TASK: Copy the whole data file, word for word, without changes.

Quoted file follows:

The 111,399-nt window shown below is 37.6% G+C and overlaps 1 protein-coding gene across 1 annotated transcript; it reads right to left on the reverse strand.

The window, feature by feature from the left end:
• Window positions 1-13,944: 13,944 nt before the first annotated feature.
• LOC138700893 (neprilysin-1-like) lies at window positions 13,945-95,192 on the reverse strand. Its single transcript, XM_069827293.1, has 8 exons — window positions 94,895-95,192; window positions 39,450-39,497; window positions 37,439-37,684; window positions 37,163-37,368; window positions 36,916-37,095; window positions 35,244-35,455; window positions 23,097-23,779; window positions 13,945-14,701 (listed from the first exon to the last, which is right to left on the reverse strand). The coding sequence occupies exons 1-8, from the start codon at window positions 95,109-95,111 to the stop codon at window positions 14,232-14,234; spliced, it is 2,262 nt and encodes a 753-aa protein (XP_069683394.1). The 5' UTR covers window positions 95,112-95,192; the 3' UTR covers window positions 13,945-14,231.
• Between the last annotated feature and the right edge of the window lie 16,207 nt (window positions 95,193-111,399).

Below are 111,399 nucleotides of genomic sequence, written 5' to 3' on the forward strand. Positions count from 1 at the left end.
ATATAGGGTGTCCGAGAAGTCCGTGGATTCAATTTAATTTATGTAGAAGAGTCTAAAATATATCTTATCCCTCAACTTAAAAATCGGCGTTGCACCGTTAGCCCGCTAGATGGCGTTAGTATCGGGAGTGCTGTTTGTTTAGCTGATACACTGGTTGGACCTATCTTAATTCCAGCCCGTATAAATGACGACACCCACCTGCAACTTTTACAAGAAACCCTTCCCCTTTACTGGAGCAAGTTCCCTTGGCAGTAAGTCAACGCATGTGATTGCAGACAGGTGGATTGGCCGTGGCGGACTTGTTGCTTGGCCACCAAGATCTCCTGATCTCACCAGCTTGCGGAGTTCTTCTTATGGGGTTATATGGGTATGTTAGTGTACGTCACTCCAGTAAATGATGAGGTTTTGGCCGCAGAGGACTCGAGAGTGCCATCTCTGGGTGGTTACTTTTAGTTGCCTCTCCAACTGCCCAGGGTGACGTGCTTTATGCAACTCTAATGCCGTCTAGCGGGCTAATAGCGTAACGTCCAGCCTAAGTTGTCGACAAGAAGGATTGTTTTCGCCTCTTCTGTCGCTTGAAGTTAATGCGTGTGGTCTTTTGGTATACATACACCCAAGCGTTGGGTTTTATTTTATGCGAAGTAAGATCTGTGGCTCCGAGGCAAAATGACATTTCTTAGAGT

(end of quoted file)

The 111,399-nt window shown below is 37.6% G+C and overlaps 1 protein-coding gene across 1 annotated transcript; it reads right to left on the reverse strand.

The window, feature by feature from the left end:
• Window positions 1-13,944: 13,944 nt before the first annotated feature.
• LOC138700893 (neprilysin-1-like) lies at window positions 13,945-95,192 on the reverse strand. Its single transcript, XM_069827293.1, has 8 exons — window positions 94,895-95,192; window positions 39,450-39,497; window positions 37,439-37,684; window positions 37,163-37,368; window positions 36,916-37,095; window positions 35,244-35,455; window positions 23,097-23,779; window positions 13,945-14,701 (listed from the first exon to the last, which is right to left on the reverse strand). The coding sequence occupies exons 1-8, from the start codon at window positions 95,109-95,111 to the stop codon at window positions 14,232-14,234; spliced, it is 2,262 nt and encodes a 753-aa protein (XP_069683394.1). The 5' UTR covers window positions 95,112-95,192; the 3' UTR covers window positions 13,945-14,231.
• Between the last annotated feature and the right edge of the window lie 16,207 nt (window positions 95,193-111,399).

Below are 111,399 nucleotides of genomic sequence, written 5' to 3' on the forward strand. Positions count from 1 at the left end.
ATATAGGGTGTCCGAGAAGTCCGTGGATTCAATTTAATTTATGTAGAAGAGTCTAAAATATATCTTATCCCTCAACTTAAAAATCGGCGTTGCACCGTTAGCCCGCTAGATGGCGTTAGTATCGGGAGTGCTGTTTGTTTAGCTGATACACTGGTTGGACCTATCTTAATTCCAGCCCGTATAAATGACGACACCCACCTGCAACTTTTACAAGAAACCCTTCCCCTTTACTGGAGCAAGTTCCCTTGGCAGTAAGTCAACGCATGTGATTGCAGACAGGTGGATTGGCCGTGGCGGACTTGTTGCTTGGCCACCAAGATCTCCTGATCTCACCAGCTTGCGGAGTTCTTCTTATGGGGTTATATGGGTATGTTAGTGTACGTCACTCCAGTAAATGATGAGGTTTTGGCCGCAGAGGACTCGAGAGTGCCATCTCTGGGTGGTTACTTTTAGTTGCCTCTCCAACTGCCCAGGGTGACGTGCTTTATGCAACTCTAATGCCGTCTAGCGGGCTAATAGCGTAACGTCCAGCCTAAGTTGTCGACAAGAAGGATTGTTTTCGCCTCTTCTGTCGCTTGAAGTTAATGCGTGTGGTCTTTTGGTATACATACACCCAAGCGTTGGGTTTTATTTTATGCGAAGTAAGATCTGTGGCTCCGAGGCAAAATGACATTTCTTAGAGT